Best practice: A tool or a crutch?

By | April 18, 2017

I wrote this post 5 years ago.  It is still true today. 

Management consultants use the phrase “best practice” often.  Perhaps too often. You will see that magical phrase mentioned numerous times in white papers and research on these websites: Boston Consulting Group, Deloitte, PWC and Accenture.  A few pictures that help explain why a best practice can be so popular with consultants and clients.

Best practices are like good hiking trails. . .Hiking Trail - Consulting blog

. . . they are market-tested:  Many of these best practices have been around for years. Clients have a sense of comfort that they are following a well-worn path. You don’t have to read the most recent article in Harvard Business Review to know that the Toyota Management System for lean production still works today.

. . . they are repeatable: Consulting firms work with so many clients that they see what works and what does not. Clients think they are unique (n=1), but a lot of the back-office functions are more alike than different. No reason to “re-invent the wheel” on mundane processes. Better to just follow the trail that is already there. McKinsey made a fortune showing all of Europe the M-form organizational structure in the 1960s honed by GM and Dupont.

Some clients demand to see it. They don’t want to be innovative. They want to implement what has worked. Let’s remember, B2B clients can be very risk-averse.

. . . they save time:  It might not be perfect or holistic, but best practices will get you most of the way there. Not all clients want to spend the time or the money to dig into the problem. They want the 80% solution. The Corporate Executive Board (CEB) is a huge resource if you have access through your work.  All kinds of best practice, available to you (as an employee) for free.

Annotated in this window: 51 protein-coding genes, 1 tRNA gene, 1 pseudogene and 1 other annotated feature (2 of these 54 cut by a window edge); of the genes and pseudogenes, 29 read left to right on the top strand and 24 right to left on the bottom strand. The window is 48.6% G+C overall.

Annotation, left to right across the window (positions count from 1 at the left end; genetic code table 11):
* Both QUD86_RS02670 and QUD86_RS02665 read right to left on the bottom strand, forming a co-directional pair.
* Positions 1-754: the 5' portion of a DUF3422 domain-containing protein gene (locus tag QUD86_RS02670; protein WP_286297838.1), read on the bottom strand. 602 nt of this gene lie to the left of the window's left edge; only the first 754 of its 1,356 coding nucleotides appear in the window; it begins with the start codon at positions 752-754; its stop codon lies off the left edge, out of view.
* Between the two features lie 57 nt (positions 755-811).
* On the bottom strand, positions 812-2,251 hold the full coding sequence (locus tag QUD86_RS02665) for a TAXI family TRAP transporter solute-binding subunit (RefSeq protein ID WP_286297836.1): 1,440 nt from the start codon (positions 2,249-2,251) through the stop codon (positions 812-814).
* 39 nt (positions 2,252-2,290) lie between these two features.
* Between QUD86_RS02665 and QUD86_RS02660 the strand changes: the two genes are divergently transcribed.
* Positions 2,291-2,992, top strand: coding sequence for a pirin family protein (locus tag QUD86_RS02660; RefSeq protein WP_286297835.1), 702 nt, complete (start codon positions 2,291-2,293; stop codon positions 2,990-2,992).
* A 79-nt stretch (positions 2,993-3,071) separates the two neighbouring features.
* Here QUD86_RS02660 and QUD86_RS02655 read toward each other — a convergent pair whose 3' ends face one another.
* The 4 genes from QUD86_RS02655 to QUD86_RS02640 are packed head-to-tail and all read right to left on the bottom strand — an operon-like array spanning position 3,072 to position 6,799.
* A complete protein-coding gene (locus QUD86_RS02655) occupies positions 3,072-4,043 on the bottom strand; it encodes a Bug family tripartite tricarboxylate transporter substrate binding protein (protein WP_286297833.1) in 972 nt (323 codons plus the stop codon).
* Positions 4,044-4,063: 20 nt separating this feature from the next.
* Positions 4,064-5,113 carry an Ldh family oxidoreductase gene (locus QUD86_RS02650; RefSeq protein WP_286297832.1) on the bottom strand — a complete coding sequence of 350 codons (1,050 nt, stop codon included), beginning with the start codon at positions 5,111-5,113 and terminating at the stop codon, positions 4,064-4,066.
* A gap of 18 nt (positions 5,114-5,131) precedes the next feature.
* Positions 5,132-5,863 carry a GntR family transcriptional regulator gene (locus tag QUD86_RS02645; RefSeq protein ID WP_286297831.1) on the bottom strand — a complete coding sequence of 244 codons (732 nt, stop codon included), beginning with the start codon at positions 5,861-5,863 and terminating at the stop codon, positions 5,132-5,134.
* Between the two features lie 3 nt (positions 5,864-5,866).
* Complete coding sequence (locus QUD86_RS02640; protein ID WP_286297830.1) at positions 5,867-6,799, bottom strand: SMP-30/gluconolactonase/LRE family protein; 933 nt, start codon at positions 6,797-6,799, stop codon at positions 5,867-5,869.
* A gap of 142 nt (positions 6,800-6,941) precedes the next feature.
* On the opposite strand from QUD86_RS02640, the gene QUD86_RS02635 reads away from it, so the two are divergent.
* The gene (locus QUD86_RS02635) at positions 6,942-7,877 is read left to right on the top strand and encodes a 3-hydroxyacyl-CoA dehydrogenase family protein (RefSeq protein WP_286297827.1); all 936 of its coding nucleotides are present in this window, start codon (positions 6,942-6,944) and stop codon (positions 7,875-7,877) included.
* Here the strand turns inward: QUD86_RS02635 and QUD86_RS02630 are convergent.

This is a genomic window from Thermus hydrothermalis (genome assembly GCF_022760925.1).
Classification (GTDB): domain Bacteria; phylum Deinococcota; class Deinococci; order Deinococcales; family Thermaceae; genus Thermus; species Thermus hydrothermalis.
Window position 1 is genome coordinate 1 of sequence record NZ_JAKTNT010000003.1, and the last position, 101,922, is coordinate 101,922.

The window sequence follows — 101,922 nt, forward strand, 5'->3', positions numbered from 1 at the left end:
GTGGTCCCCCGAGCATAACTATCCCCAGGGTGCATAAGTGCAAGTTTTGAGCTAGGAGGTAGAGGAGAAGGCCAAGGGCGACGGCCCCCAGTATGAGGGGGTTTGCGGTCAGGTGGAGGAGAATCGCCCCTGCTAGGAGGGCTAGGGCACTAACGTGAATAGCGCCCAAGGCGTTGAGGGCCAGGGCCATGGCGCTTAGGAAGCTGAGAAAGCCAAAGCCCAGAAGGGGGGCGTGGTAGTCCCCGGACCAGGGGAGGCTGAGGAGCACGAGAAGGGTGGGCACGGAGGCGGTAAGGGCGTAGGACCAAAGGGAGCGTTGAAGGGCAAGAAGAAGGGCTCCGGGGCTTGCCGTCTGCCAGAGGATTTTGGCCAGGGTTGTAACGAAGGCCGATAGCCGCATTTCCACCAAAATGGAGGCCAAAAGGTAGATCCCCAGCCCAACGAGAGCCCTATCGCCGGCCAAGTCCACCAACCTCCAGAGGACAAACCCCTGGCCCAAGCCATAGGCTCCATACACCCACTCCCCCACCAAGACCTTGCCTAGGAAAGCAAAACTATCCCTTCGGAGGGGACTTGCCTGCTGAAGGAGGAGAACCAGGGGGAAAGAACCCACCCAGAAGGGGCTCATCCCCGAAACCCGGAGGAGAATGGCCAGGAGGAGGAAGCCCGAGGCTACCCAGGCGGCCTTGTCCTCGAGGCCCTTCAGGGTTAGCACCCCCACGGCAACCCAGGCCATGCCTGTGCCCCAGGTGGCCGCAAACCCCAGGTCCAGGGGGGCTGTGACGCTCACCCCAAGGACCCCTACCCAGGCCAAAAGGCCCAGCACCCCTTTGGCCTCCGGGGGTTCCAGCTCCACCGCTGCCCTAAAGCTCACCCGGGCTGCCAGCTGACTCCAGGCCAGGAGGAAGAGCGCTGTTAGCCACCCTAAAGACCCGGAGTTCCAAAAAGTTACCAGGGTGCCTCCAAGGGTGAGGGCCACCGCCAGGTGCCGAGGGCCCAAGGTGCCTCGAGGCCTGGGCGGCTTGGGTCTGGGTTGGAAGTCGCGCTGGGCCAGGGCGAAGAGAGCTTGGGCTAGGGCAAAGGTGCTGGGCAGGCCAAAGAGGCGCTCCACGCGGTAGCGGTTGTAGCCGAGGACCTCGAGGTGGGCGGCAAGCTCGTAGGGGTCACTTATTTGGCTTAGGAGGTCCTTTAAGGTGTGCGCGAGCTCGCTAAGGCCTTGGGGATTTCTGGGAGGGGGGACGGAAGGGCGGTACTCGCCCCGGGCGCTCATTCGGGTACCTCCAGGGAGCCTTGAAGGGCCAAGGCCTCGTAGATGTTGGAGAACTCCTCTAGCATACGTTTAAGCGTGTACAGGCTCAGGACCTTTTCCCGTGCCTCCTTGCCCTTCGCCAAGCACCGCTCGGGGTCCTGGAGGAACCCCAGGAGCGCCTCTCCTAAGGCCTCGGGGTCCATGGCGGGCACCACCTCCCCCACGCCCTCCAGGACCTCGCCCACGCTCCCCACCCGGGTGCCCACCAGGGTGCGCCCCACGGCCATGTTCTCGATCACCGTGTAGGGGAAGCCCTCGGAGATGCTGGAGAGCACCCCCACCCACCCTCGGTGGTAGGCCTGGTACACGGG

Sadly, some consultants can be a bit lazy. Copy/paste what they did before. Sometimes that is appropriate, usually not.

Best practices are like powerful telescopes. . .

Telescope - Consulting blog

. . . they appeal to the curiousClients want insight into what competitors and other leading companies are doing. There is a fine line between best practices, benchmarking, competitive intelligence – but the basic conformist tendency is the same: “Show me what other people doing.”

. . . they help you see farther: Having access to best practices or other “special sauce” positions the management consultant as an expert who can bring new and external insights. While the client can draw on 10-20 years of personal experience, the consultant can tap into the firm’s collective history (for Trekkie fans, think of the BORG) and dig up example after example of previous client projects on the same topic.

Some might argue that this culls the “wisdom of the crowds” so that the best answers surface to the top. No reason to experiment in areas that are more related to operational efficiency. Just work more efficiently. Not thinking, more doing.

Danger: Best practices can also be like cookie cutters. .  .

Cookie Cutter - Consulting Blog

For every complex problem there is an answer that is clear, simple, and wrong (H.L. Mencken)

  • If abused or misunderstood, best practices can become the lazy person’s way to propose a quick, often ill-fitting solution without thinking through the problem
  • Best practices are excellent tools, but you cannot “copy” your way to operational excellence or strategic differentiation.  The most you will get is parity.
  • As an extreme example, in the mid 1980s, McKinsey was consulting 27 of the top 30 German firms. (Source: The Firm, affiliate link)
  • Best practices cannot be simply a cut/paste into an organization.  They do not work without the necessary leadership, culture, resources, IT systems etc. . .
  • Large ERP implementations (read: SAP, Oracle etc) force companies to adopt industry-standard processes. Whether these are best practices is up for debate.
Have you used the phrase "best practice" in the last month?

Photo credit: Kid Cowboy, Flikr creative commons; Pale Side of Insomnia, Flikr, creative commons

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